UNESCO designated Group of Monuments at Mahabalipuram a World Heritage Site.
Mahabalipuram’s Shore Temple, built in the eighth century C.E., stands at the shore of the Bay of Bengal.
Twenty-first century probes of the coast off Mahabalipuram have yet to conclusively prove the truth of the Seven Pagodas myth.
The Sthalasayana Perumal Temple, located at Mahabalipuram, stands as the first and foremost of Mahabalipuram sculptures, one of the 108 Divya desam.
Descent of the Ganges at Mahabalipuram, in the Tamil Nadu state India, has been designated by UNESCO as a World Heritage Site among the group of Mahabalipuram monuments in 1984.
Construction of both types of temples in Mahabalipuram appears to have ended around 640 C.E.
Immediately before the 2004 tsunami struck the Indian Ocean, including the Bay of Bengal, the ocean water off Mahabalipuram’s coast pulled back approximately 500 meters.
Fyson states that archaeological evidence supports the claim that a monastery, or vihara in Tamil, existed in ancient Mahabalipuram.
British traveler John Goldingham, who provided the first written accounts of Mahabalipuram, told of the "Seven Pagodas" when he visited in 1798.
In April 2005, the Archaeological Survey of India (ASI) and the Indian Navy began searching the waters off the coast of Mahabalipuram by boat, using sonar technology (Das).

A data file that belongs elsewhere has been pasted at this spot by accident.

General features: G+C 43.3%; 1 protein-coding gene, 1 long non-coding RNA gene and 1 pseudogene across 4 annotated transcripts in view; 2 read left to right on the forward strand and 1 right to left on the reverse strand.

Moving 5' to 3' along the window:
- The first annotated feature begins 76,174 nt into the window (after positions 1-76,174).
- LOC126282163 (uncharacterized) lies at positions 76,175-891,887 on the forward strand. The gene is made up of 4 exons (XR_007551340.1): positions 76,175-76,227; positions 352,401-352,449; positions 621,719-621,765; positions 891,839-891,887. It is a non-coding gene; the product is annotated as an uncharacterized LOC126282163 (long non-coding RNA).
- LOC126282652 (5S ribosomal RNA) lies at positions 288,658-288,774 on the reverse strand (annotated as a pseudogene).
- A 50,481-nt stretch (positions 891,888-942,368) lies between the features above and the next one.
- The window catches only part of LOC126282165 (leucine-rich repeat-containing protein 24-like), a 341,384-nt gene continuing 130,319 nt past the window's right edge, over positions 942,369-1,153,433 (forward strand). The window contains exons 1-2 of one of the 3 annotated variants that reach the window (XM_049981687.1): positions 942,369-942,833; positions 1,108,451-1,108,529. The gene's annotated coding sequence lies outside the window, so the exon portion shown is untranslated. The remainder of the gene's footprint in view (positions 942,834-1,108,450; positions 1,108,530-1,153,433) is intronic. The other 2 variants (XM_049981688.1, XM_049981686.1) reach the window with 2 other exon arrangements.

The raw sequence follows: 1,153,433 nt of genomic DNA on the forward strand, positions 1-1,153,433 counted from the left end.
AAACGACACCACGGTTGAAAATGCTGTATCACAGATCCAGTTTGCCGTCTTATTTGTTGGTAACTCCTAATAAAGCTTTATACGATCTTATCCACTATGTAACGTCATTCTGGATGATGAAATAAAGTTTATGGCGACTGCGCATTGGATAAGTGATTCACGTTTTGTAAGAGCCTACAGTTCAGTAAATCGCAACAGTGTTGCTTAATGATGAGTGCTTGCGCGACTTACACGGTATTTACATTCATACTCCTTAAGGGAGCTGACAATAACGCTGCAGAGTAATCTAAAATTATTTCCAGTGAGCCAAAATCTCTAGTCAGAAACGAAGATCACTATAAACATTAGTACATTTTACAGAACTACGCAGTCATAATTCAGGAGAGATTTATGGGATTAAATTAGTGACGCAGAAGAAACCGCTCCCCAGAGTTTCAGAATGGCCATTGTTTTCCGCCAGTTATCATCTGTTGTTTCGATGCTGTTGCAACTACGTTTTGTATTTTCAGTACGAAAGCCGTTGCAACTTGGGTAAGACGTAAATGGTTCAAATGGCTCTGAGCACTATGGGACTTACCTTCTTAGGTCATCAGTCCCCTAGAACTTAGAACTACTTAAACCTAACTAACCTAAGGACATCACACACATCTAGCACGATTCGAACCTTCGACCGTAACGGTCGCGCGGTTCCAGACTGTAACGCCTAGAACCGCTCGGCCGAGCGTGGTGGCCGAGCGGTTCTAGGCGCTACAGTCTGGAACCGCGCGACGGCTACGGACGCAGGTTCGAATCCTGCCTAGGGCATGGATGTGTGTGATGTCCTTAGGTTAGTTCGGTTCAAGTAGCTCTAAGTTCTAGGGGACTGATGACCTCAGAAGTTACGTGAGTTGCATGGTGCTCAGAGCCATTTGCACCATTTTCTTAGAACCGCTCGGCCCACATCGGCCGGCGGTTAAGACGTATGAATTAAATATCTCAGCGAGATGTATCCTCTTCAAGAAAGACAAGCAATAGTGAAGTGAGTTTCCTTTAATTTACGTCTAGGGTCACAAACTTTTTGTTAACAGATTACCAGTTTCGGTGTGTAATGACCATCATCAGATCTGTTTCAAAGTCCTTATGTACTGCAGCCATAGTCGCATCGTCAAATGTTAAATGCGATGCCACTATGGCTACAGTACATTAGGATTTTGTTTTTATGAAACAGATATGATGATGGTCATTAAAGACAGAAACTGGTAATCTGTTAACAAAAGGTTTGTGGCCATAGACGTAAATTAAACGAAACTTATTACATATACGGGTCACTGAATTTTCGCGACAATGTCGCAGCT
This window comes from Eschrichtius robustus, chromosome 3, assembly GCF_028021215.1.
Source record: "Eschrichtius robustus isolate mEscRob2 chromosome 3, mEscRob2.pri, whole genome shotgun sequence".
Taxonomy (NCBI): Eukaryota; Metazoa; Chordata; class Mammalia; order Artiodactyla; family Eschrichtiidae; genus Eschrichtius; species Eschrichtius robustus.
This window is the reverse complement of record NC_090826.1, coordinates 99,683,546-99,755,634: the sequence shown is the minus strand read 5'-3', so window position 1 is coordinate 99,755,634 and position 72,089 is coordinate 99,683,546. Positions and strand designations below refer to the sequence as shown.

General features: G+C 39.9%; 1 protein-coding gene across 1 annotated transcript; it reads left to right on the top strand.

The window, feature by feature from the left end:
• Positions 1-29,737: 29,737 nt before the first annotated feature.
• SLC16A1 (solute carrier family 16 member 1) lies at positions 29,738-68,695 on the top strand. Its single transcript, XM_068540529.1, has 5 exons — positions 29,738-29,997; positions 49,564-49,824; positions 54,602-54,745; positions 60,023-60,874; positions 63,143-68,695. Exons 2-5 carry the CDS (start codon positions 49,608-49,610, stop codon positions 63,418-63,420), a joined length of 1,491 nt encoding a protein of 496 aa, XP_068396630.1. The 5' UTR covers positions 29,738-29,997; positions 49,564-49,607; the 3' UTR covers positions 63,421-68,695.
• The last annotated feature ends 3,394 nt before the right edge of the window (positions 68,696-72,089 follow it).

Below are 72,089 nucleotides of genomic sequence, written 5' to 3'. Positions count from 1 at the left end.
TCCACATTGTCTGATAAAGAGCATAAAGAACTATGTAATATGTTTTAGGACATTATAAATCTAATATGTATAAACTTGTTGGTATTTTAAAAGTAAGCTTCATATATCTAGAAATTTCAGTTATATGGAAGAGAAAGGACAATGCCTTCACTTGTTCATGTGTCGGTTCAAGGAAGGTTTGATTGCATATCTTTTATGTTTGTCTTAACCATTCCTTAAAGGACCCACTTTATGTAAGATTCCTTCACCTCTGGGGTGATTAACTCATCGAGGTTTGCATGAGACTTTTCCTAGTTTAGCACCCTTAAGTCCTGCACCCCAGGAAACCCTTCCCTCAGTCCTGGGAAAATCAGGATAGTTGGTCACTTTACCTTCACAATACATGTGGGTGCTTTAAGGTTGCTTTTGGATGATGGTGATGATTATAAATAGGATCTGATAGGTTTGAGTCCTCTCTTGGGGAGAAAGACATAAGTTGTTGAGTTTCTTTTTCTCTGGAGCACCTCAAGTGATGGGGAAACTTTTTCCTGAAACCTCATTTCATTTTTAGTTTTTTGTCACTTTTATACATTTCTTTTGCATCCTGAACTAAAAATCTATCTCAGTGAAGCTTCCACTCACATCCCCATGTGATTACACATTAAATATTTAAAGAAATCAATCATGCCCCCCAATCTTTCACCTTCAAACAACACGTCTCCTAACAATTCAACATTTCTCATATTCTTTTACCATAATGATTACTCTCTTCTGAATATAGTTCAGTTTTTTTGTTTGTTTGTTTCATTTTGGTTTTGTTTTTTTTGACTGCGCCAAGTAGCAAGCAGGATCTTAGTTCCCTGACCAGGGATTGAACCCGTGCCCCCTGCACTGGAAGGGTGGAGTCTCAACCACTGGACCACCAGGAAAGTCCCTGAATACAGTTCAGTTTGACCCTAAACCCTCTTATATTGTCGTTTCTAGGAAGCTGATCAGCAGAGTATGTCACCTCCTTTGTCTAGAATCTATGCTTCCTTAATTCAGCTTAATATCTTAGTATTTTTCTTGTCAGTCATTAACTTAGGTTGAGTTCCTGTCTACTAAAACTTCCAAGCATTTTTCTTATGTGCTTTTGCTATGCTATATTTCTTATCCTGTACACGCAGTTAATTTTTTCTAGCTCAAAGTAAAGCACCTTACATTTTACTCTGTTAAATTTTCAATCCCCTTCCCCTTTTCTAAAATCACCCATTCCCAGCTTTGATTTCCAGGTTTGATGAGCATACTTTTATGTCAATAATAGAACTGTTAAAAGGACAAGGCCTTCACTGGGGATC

Mahabalipuram (Tamil: ???????????) (also known as Mamallapuram), a town in Kancheepuram district in the Indian state of Tamil Nadu, stands at an average elevation of 12 meters (39 feet).
The name “Seven Pagodas” has served as a nickname for the south Indian city of Mahabalipuram, also called Mamallapuram, since the first European explorers reached the city.
located in the town of Mahabalipuram in Southern India extolling an episode from the Hindu epic, The Mahabharata.
According to descriptions by early travel writers from Britain, the area near Mahabalipuram had seven pagodas by the sea.
A large stone lion, which the changing shoreline left sitting uncovered on Mahabalipuram’s beach, may be the most famous archaeological finding after the tsunami.
N. S. Ramaswami names Marco Polo as one of the earliest European visitors to Mahabalipuram.